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Because We're Loved By The Scorekeeper, We Don't Need To Keep Score!

Read: Philippians 3:3-9; Luke 18:9-14


Yesterday was the final Jeopardy program for the current season. I have enjoyed playing the game for decades. Before my father passed away, we would play against each other. He would keep score at his home, and I would keep score at ours. Sometimes, my husband would also play. Dad kept a running total of how many wins each of us had. He could best us, even when he was 80 years old. Friendly competition. It was fun keeping score. Whether it is bowling, a board game or Pickleball, almost everyone likes to hold out a winning score sheet, whether it is recorded on paper or on a hand held device. We like a bit of bragging rights. 😊


With this in mind, it is not difficult to see why it is so easy for people to believe that we can approach God for answers to prayer as well as salvation because of our own scorecard. I was raised with that belief. I thought that if the nice things I did outnumbered the not so nice ones, "I would win the game". Although it made perfect sense to me, I was wrong, not because I have changed my mind, but because it is what the Creator/Redeemer says. Let's take a glimpse into the scriptures to see why I can never present my winning scorecard to the Lord for His approval.


In Philippians 3:3-9, Paul shows us the scorecard he once held out before God. In the sense of human accomplishment, it was impressive. Paul's background and good works were stellar by man's measuring stick. Yet, we see a startling change in his point of view in these verses. When the man who formerly persecuted Christians came to understand that Jesus was offering him a righteousness not based upon his score, Paul changed his mind. He exchanged everything that he formerly held out to God for what Jesus offered him, Philippians 3:8-9. All of the good things this man had held with such pride evaporated in the light of Jesus' having clothed him in His righteousness, 2 Corinthians 5:21. He no longer had anything to boast about, except what the Savior had done on his behalf, Galatians 6:14.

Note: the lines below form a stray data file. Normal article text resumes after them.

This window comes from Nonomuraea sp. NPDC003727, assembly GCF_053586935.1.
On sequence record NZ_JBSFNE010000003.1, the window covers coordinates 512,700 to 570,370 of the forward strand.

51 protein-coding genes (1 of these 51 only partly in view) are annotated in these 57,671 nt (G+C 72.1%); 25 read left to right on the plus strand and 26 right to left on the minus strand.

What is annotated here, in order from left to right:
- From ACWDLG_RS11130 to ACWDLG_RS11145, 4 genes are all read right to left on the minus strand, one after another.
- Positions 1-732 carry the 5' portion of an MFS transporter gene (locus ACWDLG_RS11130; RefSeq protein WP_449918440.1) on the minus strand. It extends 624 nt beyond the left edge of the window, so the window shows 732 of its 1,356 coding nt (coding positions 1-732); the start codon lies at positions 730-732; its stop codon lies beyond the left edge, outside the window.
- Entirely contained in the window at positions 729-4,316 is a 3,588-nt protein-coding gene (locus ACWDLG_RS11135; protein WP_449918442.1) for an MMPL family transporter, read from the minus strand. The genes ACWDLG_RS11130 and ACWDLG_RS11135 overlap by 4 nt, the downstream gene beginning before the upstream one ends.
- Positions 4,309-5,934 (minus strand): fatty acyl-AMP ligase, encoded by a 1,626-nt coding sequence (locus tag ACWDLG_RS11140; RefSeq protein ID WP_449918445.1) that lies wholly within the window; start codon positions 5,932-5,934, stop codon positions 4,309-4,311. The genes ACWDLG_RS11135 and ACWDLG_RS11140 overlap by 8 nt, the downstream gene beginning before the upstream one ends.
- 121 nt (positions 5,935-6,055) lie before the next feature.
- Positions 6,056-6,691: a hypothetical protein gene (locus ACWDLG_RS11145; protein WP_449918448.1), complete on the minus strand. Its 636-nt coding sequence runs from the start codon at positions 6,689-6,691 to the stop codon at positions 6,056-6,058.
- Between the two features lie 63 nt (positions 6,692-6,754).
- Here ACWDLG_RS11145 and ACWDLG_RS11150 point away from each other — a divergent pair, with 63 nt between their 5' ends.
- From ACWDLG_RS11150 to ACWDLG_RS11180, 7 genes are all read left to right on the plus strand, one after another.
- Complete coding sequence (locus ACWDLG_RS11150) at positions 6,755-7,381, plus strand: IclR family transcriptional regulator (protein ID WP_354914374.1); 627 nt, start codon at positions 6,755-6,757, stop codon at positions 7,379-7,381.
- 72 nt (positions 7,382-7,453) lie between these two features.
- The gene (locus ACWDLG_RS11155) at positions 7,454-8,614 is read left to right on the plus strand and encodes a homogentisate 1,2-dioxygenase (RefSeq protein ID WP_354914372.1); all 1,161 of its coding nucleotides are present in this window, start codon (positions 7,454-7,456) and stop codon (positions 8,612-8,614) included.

In Luke 18:9-14, Jesus told a parable to really drive this same point home. It must have been startling to those who heard Him. Jesus compared two very different people. The first was a Pharisee. He was a prominent man in the society in that day. Most everyone in Jesus' audience would have both respected and looked up to him because he studied God's law in great detail. When he talked with God, he came with scorecard in hand. His accomplishment, which were many were presented before the Lord. Enter the second man in Jesus' story. If Jesus had presented this parable in the form of a melodrama, the Pharisee would have received cheers. And the tax collector? He would have been booed. Such men were considered to be traitors to their own people and not worthy to present themselves before God. In truth, they often did fleece their own countrymen. What scorecard could he present to God? Could he say that he was doing the best he could, and that a man simply has to get by? Instead this man came with nothing in his hand. He had no works to offer and no excuses. He simply asked for mercy, admitting that he was a sinner. Who would Jesus honor? The answer is truly wondrous. The Savior said that the tax collector was justified. A beautiful word. It means that before the court of heaven-the only court that ultimately matters-this man was counted to be not guilty.

What these two examples tell us is that the man Paul whose life seemed good to those who observed him and the tax collector whose life seemed wicked to those who observed him, had to approach God in the exact same way. Empty-handed. What does each one receive? God's beautiful undeserved and unearned righteousness, Isaiah 61:10.


Why does God offer this gift to each of us? It is because He loves us. He is the One who keeps score, and He offers only one way that we can be accepted by Him, John 3:36. What this means is that when we throw away our own way of approaching God and choose His, John 6:28-29, we will begin to truly experience the Scorekeeper's love.


Lord, Nothing In My Hand I bring-Only To Thy Cross I Cling-Rock Of Ages

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